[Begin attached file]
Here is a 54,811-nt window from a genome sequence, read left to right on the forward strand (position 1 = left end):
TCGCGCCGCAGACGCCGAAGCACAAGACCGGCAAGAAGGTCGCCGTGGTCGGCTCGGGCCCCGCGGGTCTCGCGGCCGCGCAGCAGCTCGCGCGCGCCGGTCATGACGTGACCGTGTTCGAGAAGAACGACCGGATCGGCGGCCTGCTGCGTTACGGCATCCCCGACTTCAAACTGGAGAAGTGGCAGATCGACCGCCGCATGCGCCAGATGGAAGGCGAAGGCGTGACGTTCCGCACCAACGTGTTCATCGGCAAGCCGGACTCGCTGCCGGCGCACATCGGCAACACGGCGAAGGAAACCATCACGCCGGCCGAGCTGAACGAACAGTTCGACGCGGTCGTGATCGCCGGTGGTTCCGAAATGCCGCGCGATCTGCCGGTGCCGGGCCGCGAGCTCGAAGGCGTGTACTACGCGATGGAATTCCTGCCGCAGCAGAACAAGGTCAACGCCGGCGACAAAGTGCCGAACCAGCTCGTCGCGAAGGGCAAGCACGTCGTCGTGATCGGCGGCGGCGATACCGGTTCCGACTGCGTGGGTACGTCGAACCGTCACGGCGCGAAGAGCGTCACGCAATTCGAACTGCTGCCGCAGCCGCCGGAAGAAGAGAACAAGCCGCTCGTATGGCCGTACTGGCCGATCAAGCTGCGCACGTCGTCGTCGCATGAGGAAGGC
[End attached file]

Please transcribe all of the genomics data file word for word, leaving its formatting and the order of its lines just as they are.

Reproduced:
Here is a 54,811-nt window from a genome sequence, read left to right on the forward strand (position 1 = left end):
TCGCGCCGCAGACGCCGAAGCACAAGACCGGCAAGAAGGTCGCCGTGGTCGGCTCGGGCCCCGCGGGTCTCGCGGCCGCGCAGCAGCTCGCGCGCGCCGGTCATGACGTGACCGTGTTCGAGAAGAACGACCGGATCGGCGGCCTGCTGCGTTACGGCATCCCCGACTTCAAACTGGAGAAGTGGCAGATCGACCGCCGCATGCGCCAGATGGAAGGCGAAGGCGTGACGTTCCGCACCAACGTGTTCATCGGCAAGCCGGACTCGCTGCCGGCGCACATCGGCAACACGGCGAAGGAAACCATCACGCCGGCCGAGCTGAACGAACAGTTCGACGCGGTCGTGATCGCCGGTGGTTCCGAAATGCCGCGCGATCTGCCGGTGCCGGGCCGCGAGCTCGAAGGCGTGTACTACGCGATGGAATTCCTGCCGCAGCAGAACAAGGTCAACGCCGGCGACAAAGTGCCGAACCAGCTCGTCGCGAAGGGCAAGCACGTCGTCGTGATCGGCGGCGGCGATACCGGTTCCGACTGCGTGGGTACGTCGAACCGTCACGGCGCGAAGAGCGTCACGCAATTCGAACTGCTGCCGCAGCCGCCGGAAGAAGAGAACAAGCCGCTCGTATGGCCGTACTGGCCGATCAAGCTGCGCACGTCGTCGTCGCATGAGGAAGGC